Lucy Lepchani, Ladygardens, (Burning Eye Books, 2013), 69pp., £10, ISBN 978 1 90913 612 0; Melissa Lee-Houghton, Beautiful Girls, (Penned in the Margins, 2013), 76pp., £8.99, ISBN 978-1-908058-03-4
Reviewed by Phoebe Walker [Originally published in LP1, August 2014]
At the outset I should make this disclaimer: these two collections aren’t being reviewed together just because of their titles. The casual observer might read ‘Ladygardens’ and ‘Beautiful Girls’ and think, ah, that’s the feminism box properly ticked then. But these collections don’t complement each other merely as explorations of ‘wimmin’s issues’; it’s more the anger, sometimes smouldering, sometimes flaring brutally, and the uncompromising vitality and frankness of the writing that marks them out.
If covers (supposedly) aren’t important when it comes to books, titles usually are. ‘Ladygardens’ is simultaneously blunt and euphemistic, and I found this pretty well matched the tone of many of Lepchani’s poems. ‘Beautiful Girls’ sounds immediately more enigmatic, but I found myself ultimately reading back from the poems themselves to the title, then appreciating some of the weariness and bitterness that inheres in that phrase. This makes it sound as if the poems themselves are pretty sobering things, which both is and isn’t the case; Lee-Houghton’s work is sobering but never joyless, and she writes with a sprightliness that belies the gravity, even the heartbreak, of her themes.
Ladygardens brims with that most desirable of poetic knacks – the ability to translate minutiae, the infinitesimal dregs of twenty-first century existence, into at times exquisite, jewel-like phrases. Lepchani reminds us of a lipstick’s “buttered hues” and magics a grandfather’s daily shaving routine into “cut-throat antics” over a bowl of “luke-warm whisker soup”. For me, the most impressive example of Lepchani’s skill in this sense is displayed in the titular poem, which is also placed first in the collection. No prizes for guessing what’s being described here, but the measured spareness of the phrasing and the modest alliteration makes this a poem of quiet elegance.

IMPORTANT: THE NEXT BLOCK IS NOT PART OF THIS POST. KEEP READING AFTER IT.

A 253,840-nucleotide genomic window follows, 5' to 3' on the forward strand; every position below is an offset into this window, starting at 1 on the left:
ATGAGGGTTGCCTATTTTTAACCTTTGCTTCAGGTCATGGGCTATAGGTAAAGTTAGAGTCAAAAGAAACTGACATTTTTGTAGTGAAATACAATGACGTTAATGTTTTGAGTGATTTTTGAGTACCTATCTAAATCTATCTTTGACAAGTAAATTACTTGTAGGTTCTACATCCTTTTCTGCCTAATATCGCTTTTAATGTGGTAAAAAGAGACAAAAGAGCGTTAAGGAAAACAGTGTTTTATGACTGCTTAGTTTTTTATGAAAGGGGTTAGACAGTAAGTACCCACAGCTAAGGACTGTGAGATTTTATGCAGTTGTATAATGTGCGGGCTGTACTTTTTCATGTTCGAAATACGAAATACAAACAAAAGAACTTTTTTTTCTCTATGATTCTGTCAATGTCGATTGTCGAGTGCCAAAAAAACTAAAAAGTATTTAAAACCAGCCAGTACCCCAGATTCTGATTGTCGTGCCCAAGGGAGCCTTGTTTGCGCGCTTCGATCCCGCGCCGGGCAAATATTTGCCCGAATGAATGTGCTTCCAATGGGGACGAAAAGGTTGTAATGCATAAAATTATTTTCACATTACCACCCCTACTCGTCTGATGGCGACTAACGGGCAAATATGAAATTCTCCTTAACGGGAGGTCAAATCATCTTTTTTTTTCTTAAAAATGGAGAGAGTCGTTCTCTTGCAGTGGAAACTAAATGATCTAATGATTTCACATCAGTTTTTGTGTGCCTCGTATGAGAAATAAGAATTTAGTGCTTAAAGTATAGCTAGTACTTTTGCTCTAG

Pink butterfly nestled into roseate nectarine.
Plump white peach […]
Tiny, peeping, sleeping mammal […]
Glistening oyster open to the tide.
Closed, lobed seed-pod.
Over-ripe Victoria plum.
These are phrases worth quoting in full. Although other poems come close (I particularly liked the description of the moon as “a bodhran throbbing silent beats”), the intensity of these opening phrases struggle to be matched in the rest of the collection, which is perhaps a risk worth taking to create such a lingeringly vivid introduction. The slight sense of a climb-down after ‘Ladygardens’ is exacerbated by the movement into rhymed verse. Lepchani recourses often to rhymed poetry in its more traditional forms, something I wasn’t displeased about; contemporary rhymed poetry can be too often, and unjustly, viewed as a literary anachronism. However, Lepchani’s rhyme falls short, in places, of the exactitude that these forms require if they are to ring out perfectly. Take this example from ‘Keeping the Wolf from the Door’:
The people who moved in next door
are unemployed. Their dwelling is a house of straw.
The housing benefit they claim is often paid late,
And yet the blame falls squarely at their worried feet
The rhythm and the scansion seem off kilter here, a clumsiness which gnaws at the reader, particularly when there are examples of other poems where the rhyme is handled deftly and wittily. Who wouldn’t grin to find “Syndicalist banners” rhymed with “local Nannas” or thrill angrily along to the quick-fire spit of couplets in ‘How To Be Desirable’:
Fix it up, hitch it up, turn yourself around again!
Needles full of fillers, botox and collagen!
The issue here is perhaps that these poems are really meant to be read to an audience – I found myself muttering them aloud, deploying my (impeccable) sense of comic timing and thrusting in a dramatic gesture or two. Lepchani looks to more overt forms of rhyme and rhythm in what seem to be her ‘public poems’, detailed polemics lamenting society’s ills from a heatedly empathetic liberal perspective. Lepchani gives us unemployed ‘scrounger’ Ernie, who “values attitude – he does not want to fit/ into a cog just like a cog – will not be part of it”. I like the way a pacey, controlled rhythm is used here and elsewhere, both for the energy it lends the poem and for its effect of controlling, and so tautening, the meaning and the justified anger of the piece.